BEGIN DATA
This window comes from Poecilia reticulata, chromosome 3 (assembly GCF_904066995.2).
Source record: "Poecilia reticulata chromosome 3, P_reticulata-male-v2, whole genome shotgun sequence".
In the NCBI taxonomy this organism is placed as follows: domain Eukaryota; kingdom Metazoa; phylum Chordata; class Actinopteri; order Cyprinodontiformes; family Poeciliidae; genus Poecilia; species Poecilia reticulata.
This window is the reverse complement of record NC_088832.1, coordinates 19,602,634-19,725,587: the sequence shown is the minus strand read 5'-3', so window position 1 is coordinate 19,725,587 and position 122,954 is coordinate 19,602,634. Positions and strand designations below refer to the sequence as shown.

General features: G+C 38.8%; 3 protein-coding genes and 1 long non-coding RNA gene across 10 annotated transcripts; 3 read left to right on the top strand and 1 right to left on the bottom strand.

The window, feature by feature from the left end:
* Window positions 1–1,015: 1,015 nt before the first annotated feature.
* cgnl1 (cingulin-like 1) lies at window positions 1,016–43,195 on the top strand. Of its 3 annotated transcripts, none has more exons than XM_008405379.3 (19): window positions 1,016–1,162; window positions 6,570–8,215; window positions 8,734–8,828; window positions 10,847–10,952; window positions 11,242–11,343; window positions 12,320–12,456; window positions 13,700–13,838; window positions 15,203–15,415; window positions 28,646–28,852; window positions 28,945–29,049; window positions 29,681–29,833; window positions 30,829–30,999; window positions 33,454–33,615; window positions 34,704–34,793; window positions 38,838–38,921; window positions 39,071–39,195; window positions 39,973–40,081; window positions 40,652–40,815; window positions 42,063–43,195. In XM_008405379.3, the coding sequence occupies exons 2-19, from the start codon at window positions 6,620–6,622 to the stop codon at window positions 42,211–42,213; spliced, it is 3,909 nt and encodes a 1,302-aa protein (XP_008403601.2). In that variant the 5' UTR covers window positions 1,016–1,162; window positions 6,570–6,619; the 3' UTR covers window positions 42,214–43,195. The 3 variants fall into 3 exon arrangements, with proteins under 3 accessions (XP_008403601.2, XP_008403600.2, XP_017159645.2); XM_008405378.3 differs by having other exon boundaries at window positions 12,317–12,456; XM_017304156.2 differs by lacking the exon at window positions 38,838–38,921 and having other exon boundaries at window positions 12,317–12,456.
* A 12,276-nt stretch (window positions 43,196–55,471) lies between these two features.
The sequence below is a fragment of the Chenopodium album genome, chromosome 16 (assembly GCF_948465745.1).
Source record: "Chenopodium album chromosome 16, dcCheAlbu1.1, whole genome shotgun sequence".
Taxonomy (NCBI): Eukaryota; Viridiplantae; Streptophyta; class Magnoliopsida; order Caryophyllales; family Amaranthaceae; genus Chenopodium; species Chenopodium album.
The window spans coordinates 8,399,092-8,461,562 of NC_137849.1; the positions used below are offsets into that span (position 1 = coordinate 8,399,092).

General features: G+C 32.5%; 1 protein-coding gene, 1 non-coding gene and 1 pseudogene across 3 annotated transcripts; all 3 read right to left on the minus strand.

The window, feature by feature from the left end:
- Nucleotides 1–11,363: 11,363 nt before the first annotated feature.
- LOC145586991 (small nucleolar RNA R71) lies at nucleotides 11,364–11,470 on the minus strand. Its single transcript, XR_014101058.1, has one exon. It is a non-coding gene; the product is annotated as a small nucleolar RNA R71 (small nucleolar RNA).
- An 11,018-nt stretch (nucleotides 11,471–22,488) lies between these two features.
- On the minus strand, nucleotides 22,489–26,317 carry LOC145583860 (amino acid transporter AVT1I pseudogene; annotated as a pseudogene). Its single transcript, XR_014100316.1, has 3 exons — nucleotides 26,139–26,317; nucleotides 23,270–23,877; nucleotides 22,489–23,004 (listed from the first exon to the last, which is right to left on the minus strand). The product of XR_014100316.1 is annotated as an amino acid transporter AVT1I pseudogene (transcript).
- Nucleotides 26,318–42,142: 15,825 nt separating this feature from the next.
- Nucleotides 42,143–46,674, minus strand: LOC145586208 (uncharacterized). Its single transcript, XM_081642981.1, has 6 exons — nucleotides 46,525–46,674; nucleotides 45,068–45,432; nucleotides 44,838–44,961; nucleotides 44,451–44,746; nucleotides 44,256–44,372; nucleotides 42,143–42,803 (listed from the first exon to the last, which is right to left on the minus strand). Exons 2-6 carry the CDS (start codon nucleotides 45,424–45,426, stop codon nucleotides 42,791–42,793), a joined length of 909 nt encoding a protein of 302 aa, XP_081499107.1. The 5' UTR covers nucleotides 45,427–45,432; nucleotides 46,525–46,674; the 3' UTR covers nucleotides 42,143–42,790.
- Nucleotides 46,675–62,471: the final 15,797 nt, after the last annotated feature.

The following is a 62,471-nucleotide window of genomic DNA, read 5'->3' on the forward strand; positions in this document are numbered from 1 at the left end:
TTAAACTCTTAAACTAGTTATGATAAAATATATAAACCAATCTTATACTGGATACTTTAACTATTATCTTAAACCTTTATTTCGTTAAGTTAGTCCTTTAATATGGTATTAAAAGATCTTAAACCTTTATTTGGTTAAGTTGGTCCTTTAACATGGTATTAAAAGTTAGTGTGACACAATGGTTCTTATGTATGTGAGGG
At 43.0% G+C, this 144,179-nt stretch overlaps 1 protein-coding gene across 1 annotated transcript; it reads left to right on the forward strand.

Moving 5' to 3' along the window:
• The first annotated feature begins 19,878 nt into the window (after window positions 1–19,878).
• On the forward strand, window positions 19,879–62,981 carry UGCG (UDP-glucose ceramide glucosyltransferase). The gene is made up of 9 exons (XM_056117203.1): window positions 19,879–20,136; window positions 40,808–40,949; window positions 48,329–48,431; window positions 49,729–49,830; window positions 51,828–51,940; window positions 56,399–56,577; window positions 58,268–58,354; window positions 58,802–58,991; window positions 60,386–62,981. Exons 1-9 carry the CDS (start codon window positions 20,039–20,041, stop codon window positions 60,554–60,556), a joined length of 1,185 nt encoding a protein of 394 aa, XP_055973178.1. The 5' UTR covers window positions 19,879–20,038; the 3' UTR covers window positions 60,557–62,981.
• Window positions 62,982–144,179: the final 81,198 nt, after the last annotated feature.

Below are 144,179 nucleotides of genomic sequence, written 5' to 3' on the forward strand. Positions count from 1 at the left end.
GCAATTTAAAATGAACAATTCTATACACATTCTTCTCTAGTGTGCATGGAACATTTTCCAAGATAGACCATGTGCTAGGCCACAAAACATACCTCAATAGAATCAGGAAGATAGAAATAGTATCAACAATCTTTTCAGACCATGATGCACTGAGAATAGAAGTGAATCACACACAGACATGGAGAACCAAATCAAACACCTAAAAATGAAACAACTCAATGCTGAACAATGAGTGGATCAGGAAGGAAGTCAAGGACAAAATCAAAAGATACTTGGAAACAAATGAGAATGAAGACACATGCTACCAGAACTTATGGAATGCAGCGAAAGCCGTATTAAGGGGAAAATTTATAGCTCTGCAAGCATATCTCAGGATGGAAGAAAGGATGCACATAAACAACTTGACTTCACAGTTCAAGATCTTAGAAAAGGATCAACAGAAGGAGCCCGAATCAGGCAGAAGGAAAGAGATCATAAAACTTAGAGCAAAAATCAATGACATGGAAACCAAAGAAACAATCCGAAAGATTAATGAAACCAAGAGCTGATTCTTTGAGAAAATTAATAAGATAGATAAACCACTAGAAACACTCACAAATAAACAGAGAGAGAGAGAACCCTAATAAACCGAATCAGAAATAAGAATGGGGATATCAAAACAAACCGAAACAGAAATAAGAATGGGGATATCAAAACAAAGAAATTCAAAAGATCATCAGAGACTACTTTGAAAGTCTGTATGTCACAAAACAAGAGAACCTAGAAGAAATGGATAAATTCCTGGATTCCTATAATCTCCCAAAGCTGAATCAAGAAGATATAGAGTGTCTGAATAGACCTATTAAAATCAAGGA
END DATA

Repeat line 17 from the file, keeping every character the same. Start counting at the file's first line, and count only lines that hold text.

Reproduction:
- LOC145586991 (small nucleolar RNA R71) lies at nucleotides 11,364–11,470 on the minus strand. Its single transcript, XR_014101058.1, has one exon. It is a non-coding gene; the product is annotated as a small nucleolar RNA R71 (small nucleolar RNA).